Contrasting The Viewpoints Between Aristotle And Galileo Methods

631 words - 3 pages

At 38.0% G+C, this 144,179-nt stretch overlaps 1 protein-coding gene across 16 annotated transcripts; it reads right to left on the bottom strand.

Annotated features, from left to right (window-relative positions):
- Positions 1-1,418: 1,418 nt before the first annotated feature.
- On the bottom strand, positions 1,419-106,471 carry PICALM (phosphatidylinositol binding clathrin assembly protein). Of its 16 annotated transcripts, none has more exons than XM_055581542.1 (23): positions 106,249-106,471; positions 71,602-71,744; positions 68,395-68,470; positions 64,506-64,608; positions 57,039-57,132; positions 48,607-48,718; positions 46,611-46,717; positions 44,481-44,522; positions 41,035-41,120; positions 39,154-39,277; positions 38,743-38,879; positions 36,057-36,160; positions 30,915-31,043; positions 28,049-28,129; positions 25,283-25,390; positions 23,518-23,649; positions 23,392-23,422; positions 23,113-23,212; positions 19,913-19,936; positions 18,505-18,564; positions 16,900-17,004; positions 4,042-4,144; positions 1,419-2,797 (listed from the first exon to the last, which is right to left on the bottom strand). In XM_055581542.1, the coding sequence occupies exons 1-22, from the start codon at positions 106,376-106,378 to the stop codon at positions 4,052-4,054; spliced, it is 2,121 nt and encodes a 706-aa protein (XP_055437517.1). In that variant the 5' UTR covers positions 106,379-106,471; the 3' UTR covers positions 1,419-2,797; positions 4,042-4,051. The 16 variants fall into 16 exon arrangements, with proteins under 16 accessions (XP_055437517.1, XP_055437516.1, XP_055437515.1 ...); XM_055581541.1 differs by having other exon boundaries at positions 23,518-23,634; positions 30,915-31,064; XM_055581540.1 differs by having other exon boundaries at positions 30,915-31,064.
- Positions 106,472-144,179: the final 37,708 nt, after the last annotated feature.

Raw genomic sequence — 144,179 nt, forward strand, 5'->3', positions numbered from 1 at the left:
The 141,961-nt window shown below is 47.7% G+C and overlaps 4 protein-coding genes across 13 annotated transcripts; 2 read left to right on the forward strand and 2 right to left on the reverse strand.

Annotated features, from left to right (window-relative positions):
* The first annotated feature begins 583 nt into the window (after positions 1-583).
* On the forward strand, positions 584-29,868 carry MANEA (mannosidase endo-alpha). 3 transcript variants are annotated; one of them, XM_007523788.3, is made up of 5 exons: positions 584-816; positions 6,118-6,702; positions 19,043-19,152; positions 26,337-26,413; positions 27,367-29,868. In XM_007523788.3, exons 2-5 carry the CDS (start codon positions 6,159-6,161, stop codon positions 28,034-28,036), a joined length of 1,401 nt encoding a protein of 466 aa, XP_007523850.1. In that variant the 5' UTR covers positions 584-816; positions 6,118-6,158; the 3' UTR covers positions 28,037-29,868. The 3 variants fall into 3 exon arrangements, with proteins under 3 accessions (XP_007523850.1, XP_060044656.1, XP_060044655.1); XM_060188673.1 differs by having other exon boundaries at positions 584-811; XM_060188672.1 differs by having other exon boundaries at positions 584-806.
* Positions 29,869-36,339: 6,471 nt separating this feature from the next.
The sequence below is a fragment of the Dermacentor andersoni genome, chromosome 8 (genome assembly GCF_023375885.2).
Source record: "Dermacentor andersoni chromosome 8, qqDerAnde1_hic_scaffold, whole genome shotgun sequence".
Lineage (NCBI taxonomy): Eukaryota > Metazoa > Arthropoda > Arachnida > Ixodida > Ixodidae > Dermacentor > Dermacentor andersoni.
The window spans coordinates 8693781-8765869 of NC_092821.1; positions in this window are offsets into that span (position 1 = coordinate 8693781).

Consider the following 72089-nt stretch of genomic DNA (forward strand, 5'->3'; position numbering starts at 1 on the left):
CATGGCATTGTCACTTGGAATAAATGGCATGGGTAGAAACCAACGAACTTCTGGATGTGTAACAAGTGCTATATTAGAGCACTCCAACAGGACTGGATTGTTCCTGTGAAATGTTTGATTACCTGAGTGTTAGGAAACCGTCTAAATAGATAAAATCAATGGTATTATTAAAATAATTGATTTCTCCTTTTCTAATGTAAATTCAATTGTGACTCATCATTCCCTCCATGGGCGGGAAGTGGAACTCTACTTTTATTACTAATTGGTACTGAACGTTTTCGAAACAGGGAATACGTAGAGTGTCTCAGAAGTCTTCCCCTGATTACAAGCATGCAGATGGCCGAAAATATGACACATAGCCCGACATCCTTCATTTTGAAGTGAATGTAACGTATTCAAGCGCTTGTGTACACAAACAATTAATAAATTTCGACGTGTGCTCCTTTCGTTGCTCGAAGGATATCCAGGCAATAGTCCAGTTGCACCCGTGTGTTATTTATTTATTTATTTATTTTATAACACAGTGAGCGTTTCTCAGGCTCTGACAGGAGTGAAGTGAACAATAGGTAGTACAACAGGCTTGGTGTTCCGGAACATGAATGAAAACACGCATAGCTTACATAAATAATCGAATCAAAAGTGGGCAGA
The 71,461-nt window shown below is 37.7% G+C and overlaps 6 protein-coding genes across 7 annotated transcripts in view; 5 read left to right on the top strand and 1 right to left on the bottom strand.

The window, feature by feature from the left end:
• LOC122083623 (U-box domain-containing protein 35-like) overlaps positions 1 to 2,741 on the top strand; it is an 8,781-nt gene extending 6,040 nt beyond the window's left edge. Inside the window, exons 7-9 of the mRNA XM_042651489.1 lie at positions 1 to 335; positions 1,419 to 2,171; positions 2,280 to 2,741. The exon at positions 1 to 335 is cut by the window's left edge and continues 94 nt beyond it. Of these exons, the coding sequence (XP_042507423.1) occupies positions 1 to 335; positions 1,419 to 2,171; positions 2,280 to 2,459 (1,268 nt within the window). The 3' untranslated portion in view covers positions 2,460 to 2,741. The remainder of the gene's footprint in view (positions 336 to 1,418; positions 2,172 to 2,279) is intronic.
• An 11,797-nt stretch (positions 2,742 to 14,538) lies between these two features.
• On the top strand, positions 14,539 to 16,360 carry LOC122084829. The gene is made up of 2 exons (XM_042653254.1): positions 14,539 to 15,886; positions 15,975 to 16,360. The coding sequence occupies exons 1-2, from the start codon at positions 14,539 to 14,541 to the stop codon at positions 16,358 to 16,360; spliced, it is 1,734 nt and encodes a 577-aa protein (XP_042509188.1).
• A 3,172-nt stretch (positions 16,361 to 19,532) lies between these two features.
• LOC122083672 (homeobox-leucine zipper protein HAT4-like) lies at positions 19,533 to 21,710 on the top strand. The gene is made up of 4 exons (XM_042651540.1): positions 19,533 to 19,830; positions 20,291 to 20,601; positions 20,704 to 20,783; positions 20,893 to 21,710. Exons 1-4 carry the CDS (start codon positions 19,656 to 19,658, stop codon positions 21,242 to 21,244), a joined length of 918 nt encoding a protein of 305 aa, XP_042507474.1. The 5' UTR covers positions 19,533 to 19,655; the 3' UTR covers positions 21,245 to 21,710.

Authority is common throughout history and the present. Even though it is rejected or disregarded, authority is often used to justify knowledge. At one time over 2000 years ago, the words of a Greek Philosopher named Aristotle were often referred to as an authority. His words were alone considered to be the greatest authority in science. He based his generalizations on qualitative observations and logical reasoning. His views were then backed by the Christian Church so Aristotle remained the authority of many things until the 1600s. His authority was declined when a man named Galileo used mathematics and quantitative observations to test Aristotle's generalizations.Qualitative observations, the method in which Aristotle used are the use of logical reasoning and concerned with the qualities of an object. For example, his analysis of a heavier object's acceleration being greater than that of a lighter one is a qualitative observation. Along with his logical reasoning, his generalizations were considered the authority for the time. In Galileo's time, the use of mathematical calculations and quantitative analysis were used to challenge the generalizations made by Aristotle. He used mathematical methods of measuring by devising and constructing clocks and inclined planes to use for quantitative measurements. His use of math to calculate acceleration and speed proved that Aristotle's generalization of a heavier object dropping faster that a lighter one is incorrect, and that the acceleration for all objects are the same regardless of its mass or composition.Generalizations that Aristotle made were due to his logical reasoning and qualitative analysis. He stated that: 1) An object falls at a constant speed, 2) An object will fall faster if it's is heavier, and 3) It will fall slower if it meets resistance. His points are strong and quite advance for his time, he explains how and object with a heavier mass will descend at a faster speed than that of a lighter object. Galileo...

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